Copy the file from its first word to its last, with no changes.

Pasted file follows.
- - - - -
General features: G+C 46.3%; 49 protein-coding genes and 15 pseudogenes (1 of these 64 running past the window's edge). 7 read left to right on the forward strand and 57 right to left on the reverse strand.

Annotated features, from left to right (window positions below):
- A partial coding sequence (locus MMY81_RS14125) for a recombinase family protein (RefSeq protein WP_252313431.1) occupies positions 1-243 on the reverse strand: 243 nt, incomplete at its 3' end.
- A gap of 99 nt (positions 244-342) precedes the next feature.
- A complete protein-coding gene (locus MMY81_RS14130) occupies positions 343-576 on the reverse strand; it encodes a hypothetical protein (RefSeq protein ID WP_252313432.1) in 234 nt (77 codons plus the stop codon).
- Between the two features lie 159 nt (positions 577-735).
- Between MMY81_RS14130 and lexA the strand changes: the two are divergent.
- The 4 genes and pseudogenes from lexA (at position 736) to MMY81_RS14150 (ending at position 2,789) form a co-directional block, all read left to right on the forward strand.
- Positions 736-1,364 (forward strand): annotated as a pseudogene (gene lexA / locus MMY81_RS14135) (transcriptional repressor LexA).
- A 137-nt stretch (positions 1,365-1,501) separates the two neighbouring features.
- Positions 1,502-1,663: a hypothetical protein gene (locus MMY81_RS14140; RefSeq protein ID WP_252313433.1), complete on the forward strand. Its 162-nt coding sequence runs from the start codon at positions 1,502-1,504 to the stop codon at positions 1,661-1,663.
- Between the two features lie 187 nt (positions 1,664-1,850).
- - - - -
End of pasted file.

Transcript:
General features: G+C 46.3%; 49 protein-coding genes and 15 pseudogenes (1 of these 64 running past the window's edge). 7 read left to right on the forward strand and 57 right to left on the reverse strand.

Annotated features, from left to right (window positions below):
- A partial coding sequence (locus MMY81_RS14125) for a recombinase family protein (RefSeq protein WP_252313431.1) occupies positions 1-243 on the reverse strand: 243 nt, incomplete at its 3' end.
- A gap of 99 nt (positions 244-342) precedes the next feature.
- A complete protein-coding gene (locus MMY81_RS14130) occupies positions 343-576 on the reverse strand; it encodes a hypothetical protein (RefSeq protein ID WP_252313432.1) in 234 nt (77 codons plus the stop codon).
- Between the two features lie 159 nt (positions 577-735).
- Between MMY81_RS14130 and lexA the strand changes: the two are divergent.
- The 4 genes and pseudogenes from lexA (at position 736) to MMY81_RS14150 (ending at position 2,789) form a co-directional block, all read left to right on the forward strand.
- Positions 736-1,364 (forward strand): annotated as a pseudogene (gene lexA / locus MMY81_RS14135) (transcriptional repressor LexA).
- A 137-nt stretch (positions 1,365-1,501) separates the two neighbouring features.
- Positions 1,502-1,663: a hypothetical protein gene (locus MMY81_RS14140; RefSeq protein ID WP_252313433.1), complete on the forward strand. Its 162-nt coding sequence runs from the start codon at positions 1,502-1,504 to the stop codon at positions 1,661-1,663.
- Between the two features lie 187 nt (positions 1,664-1,850).